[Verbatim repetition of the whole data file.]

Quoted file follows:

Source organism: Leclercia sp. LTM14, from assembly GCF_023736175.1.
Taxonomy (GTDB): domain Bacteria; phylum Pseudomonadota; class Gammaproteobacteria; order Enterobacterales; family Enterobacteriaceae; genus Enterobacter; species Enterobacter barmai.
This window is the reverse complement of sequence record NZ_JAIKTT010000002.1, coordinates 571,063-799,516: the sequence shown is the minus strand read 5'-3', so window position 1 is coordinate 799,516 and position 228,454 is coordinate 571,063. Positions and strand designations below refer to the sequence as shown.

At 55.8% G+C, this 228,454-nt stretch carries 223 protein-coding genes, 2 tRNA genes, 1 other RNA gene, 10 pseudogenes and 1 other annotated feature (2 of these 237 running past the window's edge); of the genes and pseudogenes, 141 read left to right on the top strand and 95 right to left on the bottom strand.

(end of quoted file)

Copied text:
Source organism: Leclercia sp. LTM14, from assembly GCF_023736175.1.
Taxonomy (GTDB): domain Bacteria; phylum Pseudomonadota; class Gammaproteobacteria; order Enterobacterales; family Enterobacteriaceae; genus Enterobacter; species Enterobacter barmai.
This window is the reverse complement of sequence record NZ_JAIKTT010000002.1, coordinates 571,063-799,516: the sequence shown is the minus strand read 5'-3', so window position 1 is coordinate 799,516 and position 228,454 is coordinate 571,063. Positions and strand designations below refer to the sequence as shown.

At 55.8% G+C, this 228,454-nt stretch carries 223 protein-coding genes, 2 tRNA genes, 1 other RNA gene, 10 pseudogenes and 1 other annotated feature (2 of these 237 running past the window's edge); of the genes and pseudogenes, 141 read left to right on the top strand and 95 right to left on the bottom strand.